Dharmendra Jore: Is this rot too difficult to stem?

The strong nexus between politicians and babus holds our government to ransom, but even this self-serving bond can turn sour

The strongest nexus that runs our system is built by two of the most important entities – political executives and government servants. Politicians love to work with bureaucrats who have mastered the art of bending rules, and these babus do not think twice before taking commands from their bosses to push files for personal benefit. The proposals in those files could be public welfare schemes, infrastructure projects or something that directly or indirectly benefits their kin, friends or cronies of the politician (and babus). This self-serving partnership lasts as long as their respective interests are met.

This nexus has been exposed time and again by whistleblowers and has set the common man fuming. The general feeling is that you cannot get a file moving in any government office without assuring cuts (euphemism for kickbacks). Agents have a rate card (unofficial one) in place for various types of work. Politicians alone can get a government officer such lucrative postings. The association starts here. How long the alliance lasts depends on how well the government officer serves his political patron. The glue that facilitates such bonds can be money or even loyalty and mutual respect for each other. This loyalty doesn’t change even when the political bosses are thrown out of power. Players in the present BJP-Sena regime can vouch for this — the government has officers who remain fiercely loyal to their erstwhile bosses even as they take commands from the current inexperienced executives.

In a nutshell, the mechanism has been perfected and promises to run till eternity. But every now and then, there are aberrations in this well-oiled system. In bureaucratic circles, it’s perceived as an anomaly when a gritty officer refuses to play by the wishes of politicians. The rulebook is thrown open, and the refusal to proceed illegally is expressed without any fear. And here begins the attempt to dislodge the uncooperative officer from his post.

Letters of recommendation are issued in favour of other officers of choice and sent to the concerned ministers and to the chief minister’s office. Influential leaders succeed in getting their pet candidates placed. Those who are defeated in their attempt get infuriated and express themselves though various means – most times, it is verbal abuse. In extreme cases, it turns into a violent tussle.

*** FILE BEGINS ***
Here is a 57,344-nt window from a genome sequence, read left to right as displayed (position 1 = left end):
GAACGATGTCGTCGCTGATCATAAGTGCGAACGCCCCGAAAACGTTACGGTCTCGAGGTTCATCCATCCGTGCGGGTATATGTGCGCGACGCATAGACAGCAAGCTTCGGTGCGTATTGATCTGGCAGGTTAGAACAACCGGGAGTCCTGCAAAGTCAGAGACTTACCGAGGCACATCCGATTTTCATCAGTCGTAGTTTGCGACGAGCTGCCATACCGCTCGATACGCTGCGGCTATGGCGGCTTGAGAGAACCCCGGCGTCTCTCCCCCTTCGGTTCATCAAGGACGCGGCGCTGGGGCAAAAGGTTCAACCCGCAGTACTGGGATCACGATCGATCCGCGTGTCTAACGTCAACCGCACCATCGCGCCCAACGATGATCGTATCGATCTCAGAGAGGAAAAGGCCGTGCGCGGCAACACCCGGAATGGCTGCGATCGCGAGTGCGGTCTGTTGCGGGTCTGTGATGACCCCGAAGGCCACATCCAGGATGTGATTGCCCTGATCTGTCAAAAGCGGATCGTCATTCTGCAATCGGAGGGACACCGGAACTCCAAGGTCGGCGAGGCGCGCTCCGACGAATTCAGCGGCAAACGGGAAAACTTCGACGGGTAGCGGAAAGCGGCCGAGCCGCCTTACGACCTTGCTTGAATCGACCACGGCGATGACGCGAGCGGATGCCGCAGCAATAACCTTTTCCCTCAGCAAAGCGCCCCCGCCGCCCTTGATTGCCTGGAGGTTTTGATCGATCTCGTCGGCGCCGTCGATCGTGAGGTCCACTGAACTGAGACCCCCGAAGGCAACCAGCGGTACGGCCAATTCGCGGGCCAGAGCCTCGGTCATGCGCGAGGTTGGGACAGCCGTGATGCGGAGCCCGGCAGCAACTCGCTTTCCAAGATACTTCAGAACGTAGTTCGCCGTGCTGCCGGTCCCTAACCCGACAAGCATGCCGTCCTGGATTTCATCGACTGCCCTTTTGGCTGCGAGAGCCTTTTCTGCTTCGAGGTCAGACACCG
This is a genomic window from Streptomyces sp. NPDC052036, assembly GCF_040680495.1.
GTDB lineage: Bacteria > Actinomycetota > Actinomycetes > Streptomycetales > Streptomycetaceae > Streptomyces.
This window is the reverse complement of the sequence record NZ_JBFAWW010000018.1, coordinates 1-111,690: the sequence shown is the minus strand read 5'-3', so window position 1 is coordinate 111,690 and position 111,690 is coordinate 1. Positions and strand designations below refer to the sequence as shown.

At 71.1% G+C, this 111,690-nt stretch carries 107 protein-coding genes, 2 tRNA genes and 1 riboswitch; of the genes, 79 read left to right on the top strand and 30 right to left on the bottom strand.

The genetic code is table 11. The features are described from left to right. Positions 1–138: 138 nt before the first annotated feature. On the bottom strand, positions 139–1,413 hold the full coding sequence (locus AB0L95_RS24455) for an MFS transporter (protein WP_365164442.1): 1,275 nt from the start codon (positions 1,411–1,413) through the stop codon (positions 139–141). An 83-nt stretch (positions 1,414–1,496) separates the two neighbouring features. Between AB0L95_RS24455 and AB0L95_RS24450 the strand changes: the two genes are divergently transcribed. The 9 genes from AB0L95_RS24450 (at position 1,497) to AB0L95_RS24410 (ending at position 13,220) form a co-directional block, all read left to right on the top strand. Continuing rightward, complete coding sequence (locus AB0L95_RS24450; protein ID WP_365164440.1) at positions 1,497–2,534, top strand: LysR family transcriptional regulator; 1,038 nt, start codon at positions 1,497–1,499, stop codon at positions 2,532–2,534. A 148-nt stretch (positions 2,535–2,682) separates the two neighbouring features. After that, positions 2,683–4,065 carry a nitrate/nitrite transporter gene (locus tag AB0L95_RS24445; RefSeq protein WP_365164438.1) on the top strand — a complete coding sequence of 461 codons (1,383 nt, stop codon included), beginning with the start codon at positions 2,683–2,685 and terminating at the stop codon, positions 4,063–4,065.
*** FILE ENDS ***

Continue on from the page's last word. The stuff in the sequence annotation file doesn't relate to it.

The recent Mantralaya incident, in which independent legislator from Achalpur, Bacchu alias Omprakash Kadu allegedly assaulted a deputy secretary in the General Administration Department, is a similar case, say those privy to the matter.

The senior bureaucrat reportedly rejected Kadu’s recommendation that an employee be allowed to overstay in government quarters, despite the fact that he had been given a flat in Mumbai under the CM’s discretionary quota. The Mantralaya employees did not take the alleged assault lying down. They protested and got the MLA arrested. Kadu cried foul after he was put behind bars, and has since been released on bail.

The flipside is that the three-time legislator’s popularity has increased manifold. He now enjoys envious support from the masses despite being an independent politician and a lower-middle-class fellow. People who have followed his 20-year political career keenly, are now joined by new supporters who did not know the MLA until he resorted to violence in the state’s headquarters, where it is notoriously difficult to find access to the maai-baap sarkar.

Whether it’s right or wrong, Kadu is increasingly being hailed as a hero, primarily because the aggrieved people see his act of slapping an ‘uncooperative’ government officer as the beginning of azadi from red-tape and growing corruption.

Dharmendra Jore is political editor, mid-day. He tweets @dharmendrajore. Send your feedback to mailbag@mid-day.com

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